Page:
Apple’s enigmatic CEO Steve Jobs, whose contrarian personality is embedded in the culture of his secretive company, created more buzz than any of his trademark theatrical “iProduct “releases. The ground shook in response to his crisp hiatus notice, sent of course, by email. In simple words, he informed his employees that he was taking an undetermined leave of absence in order to face down a force far greater than global free markets in economic turmoil: serious health issues.
In a predictable financial ricochet, analysts and the vox populi went into overdrive, as if to prophesize for a reactionary stock slide to start, a company in jeopardy quick to follow. Sure, this leadership jolt forced the stock price to slide a bit, but as the Wall Street Journal asserted, the dip was not a self-fulfilling prognostication of doom. In fact, the response to Apple’s record earnings news that immediately followed Jobs’ announcement is clear: the iconic brand’s future transcends the ingenuity and potent vision of its founder. More to the point, building a sturdy business demands that the brand be bigger than the leadership personalities within it. It must be built to be resilient to change and speculation, while positioned to harness the opportunity in any transition. And that’s what new or interim C-executive leadership creates for any organization: a reflective pivot point between change and future opportunity.
There are exceptions to consider of course. Would the new OWN Television Network be viable without its namesake leader? Is the Trump Empire sustainable without someone from the famous family at the top?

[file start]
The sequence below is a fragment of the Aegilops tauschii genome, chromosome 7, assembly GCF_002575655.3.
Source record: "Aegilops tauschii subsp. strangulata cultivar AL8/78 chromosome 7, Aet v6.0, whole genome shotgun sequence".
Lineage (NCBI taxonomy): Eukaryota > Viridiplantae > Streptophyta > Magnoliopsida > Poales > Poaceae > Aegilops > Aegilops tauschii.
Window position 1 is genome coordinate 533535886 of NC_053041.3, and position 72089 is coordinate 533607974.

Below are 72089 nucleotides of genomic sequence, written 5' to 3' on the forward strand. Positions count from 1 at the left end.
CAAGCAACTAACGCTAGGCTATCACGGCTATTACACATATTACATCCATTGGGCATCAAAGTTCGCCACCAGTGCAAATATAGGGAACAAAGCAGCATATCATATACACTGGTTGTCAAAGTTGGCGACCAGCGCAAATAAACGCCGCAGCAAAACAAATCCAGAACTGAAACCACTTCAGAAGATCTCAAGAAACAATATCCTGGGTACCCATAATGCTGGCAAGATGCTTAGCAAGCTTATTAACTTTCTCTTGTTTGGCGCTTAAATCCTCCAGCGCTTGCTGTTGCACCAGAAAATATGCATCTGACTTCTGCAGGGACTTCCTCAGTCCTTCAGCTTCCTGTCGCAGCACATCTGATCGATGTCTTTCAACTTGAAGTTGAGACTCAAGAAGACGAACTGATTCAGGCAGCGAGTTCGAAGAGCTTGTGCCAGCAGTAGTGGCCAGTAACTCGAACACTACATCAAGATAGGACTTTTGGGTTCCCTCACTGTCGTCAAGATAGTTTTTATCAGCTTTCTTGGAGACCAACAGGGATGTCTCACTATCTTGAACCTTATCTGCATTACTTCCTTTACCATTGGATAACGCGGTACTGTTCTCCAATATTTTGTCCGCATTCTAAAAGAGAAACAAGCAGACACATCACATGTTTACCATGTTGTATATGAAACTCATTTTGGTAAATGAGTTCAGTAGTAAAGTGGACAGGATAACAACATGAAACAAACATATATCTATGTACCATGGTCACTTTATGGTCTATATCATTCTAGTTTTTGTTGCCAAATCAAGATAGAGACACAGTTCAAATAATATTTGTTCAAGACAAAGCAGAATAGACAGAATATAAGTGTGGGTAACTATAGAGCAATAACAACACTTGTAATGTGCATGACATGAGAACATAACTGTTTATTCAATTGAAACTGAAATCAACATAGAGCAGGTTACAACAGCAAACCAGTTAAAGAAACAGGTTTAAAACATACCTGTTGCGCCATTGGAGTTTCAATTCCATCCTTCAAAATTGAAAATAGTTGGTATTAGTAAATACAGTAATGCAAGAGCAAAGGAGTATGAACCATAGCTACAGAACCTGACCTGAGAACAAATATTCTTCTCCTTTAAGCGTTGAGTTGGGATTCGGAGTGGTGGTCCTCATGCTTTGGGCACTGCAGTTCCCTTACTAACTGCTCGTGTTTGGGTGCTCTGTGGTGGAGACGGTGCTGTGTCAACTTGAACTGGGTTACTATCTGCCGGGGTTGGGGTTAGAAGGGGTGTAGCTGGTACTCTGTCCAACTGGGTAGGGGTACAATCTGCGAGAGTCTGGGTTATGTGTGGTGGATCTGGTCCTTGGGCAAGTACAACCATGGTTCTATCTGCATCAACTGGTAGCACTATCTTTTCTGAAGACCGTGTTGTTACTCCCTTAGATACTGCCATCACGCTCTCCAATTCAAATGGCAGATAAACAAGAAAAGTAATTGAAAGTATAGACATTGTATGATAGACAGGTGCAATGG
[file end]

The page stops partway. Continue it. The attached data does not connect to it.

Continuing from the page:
But as we know from IBM and Gerstner, GE and Welch, and even Microsoft and Gates, durable companies build their business equity around more than their top executive evangelist, innovator and dealmaker. The brand promise must be evident across every touchpoint, from the delivery of customer service to the reliable product quality, and every time there is any interaction between the company and its stakeholders. In today’s open media society where everyone has a microphone and a soapbox via Twitter, blogging and online chat forums, organizational communications fitness must be maintained so that your brand is continually cultivating both disciples and champions across its workforce and customers.
And so as CEO Jobs lightens his workload, look for Apple to move forward doing what he taught it to do best: innovating more cool products that we didn’t know we needed, but now have been conditioned to expect. Today Apple is freed to move beyond the boundaries that Jobs’ daily presence imposed. His legacy will endure in Apple’s purposeful inventions of more transformative consumer and workplace technologies. Its just that his employee crew of thousands doesn’t need Jobs, per se, to be the the day-to-day skipper of S.S. Apple in order to follow the bold course he charted and leaves in their charge. Just as when we purchase an Apple product, we are choosing the company’s overarching brand promises of function, fun and high quality– not the man who stewarded his big ideas from imagination to commercial reality.